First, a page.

By Tsering Choephel
DHARAMSALA, 16 Oct: The state government of Uttarakhand has directed all its departments to submit reports on the Tibetan Rehabilitation Policy (TRP) 2014 within a week, initiating the implementation process, as reported by The Times of India on 12 October.
Radha Raturi, Additional Chief Secretary (ACS) of Uttarakhand, a state in northern India issued the instructions during a meeting held in the secretariat on Tuesday evening. She has said that the state government had received this directive from the Union Ministry of Home Affairs (MHA).
Speaking to TOI, Dhondup Gyalpo, a Tibetan welfare officer in Dehradun expressed optimism saying “It is an extremely important move for us. We have been demanding help for basic facilities like proper roads and infrastructure in our settlement which will now be possible.”
Gyalpo also highlighted the limited job opportunities for Tibetans, restricting their involvement in long-standing practices like the winter sweater-selling businesses or opening eateries.”If our children get the benefits of government schemes, the entire community will get benefitted,” he added.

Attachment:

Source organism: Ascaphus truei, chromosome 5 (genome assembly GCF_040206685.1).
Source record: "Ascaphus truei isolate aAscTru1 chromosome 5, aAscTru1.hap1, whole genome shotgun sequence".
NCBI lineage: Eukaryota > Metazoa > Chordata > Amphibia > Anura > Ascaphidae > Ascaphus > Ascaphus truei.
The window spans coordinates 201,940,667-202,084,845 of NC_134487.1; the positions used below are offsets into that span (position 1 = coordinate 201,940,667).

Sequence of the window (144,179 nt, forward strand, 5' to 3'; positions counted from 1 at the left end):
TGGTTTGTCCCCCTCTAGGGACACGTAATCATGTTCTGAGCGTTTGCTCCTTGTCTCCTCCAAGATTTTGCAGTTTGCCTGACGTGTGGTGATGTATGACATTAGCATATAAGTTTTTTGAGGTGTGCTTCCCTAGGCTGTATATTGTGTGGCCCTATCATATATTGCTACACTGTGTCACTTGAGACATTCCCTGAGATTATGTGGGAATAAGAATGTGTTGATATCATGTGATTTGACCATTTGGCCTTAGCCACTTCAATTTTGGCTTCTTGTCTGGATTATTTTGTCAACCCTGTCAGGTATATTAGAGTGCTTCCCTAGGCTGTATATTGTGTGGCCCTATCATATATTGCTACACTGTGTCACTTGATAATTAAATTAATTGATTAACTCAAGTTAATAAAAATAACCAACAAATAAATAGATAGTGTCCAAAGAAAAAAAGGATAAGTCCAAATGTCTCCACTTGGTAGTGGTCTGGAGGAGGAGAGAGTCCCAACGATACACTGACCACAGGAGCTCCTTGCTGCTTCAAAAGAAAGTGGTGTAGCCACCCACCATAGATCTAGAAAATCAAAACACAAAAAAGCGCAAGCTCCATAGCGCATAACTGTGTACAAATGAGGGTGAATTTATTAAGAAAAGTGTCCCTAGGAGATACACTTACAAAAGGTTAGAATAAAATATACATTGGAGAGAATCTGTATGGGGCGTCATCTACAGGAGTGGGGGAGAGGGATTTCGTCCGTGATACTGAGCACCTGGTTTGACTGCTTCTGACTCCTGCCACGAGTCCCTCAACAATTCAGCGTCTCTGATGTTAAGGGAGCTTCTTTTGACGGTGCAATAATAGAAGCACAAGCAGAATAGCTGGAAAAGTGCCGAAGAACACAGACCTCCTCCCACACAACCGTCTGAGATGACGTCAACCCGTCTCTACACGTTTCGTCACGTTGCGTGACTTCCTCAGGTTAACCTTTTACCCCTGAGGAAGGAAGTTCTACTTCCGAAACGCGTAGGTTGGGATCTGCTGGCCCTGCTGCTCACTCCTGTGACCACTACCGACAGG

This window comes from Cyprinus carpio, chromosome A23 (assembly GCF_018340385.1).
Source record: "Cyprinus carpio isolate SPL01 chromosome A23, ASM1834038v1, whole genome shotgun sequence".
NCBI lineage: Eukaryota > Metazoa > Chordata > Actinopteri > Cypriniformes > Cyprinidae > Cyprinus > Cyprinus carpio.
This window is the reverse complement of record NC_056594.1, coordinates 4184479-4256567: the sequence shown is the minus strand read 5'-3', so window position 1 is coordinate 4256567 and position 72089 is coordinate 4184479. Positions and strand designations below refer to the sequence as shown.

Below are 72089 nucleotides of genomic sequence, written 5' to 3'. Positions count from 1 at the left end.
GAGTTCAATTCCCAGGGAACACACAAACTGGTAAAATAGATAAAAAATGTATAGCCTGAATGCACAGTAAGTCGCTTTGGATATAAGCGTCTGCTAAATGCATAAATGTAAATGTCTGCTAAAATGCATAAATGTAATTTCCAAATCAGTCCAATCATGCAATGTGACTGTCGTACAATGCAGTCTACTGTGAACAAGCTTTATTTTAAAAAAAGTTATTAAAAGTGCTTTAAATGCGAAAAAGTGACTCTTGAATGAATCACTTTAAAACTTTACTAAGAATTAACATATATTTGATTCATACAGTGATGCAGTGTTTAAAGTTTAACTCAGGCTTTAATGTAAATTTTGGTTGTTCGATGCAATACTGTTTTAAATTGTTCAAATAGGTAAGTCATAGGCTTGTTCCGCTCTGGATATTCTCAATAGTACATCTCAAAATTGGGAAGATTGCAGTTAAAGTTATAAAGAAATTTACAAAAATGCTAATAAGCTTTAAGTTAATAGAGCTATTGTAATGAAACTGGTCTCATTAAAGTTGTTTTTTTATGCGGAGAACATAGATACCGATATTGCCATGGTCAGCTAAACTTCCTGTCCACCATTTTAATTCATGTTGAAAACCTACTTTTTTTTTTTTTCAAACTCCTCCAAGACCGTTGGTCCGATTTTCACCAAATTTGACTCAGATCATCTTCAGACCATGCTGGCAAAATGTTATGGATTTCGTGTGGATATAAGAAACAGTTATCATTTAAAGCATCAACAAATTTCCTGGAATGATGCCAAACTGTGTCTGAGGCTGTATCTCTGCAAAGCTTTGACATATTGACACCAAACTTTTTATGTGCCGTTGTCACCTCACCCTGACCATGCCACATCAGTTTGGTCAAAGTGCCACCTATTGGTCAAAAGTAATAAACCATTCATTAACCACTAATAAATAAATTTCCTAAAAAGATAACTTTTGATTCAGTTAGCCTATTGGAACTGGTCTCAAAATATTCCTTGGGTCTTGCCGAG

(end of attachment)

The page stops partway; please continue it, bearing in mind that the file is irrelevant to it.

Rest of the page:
The Government of India formalised the Tibetan Rehabilitation Policy in October 2014 with the aim of providing a uniform policy guideline for all states in India where Tibetan refugees reside. Karnataka, Himachal Pradesh, and Uttarakhand adopted the policy in 2015, followed by Arunachal Pradesh in 2017.
The TRP 2014 guidelines urged state governments to extend both state and central schemes and provisions, such as MNREGS, PDS, NFSA, and others, applicable to Tibetans. Additionally, it stated that the state government should sign a lease document for the land occupied by Tibetans for a period of 20 years or until it is revoked or cancelled.
Furthermore, the policy instructed state governments to provide concrete support in basic amenities and infrastructure facilities, including roads, electrification, drinking water, and medical facilities in and around Tibetan settlements.
The policy is expected to alleviate various obstacles faced by Tibetans as stateless refugees, including issues related to birth certificates, land ownership disputes, job prospects in various sectors, and others.
Approximately 10,000 Tibetans live in six major Tibetan Settlements and four scattered Tibetan Communities in Uttarakhand State.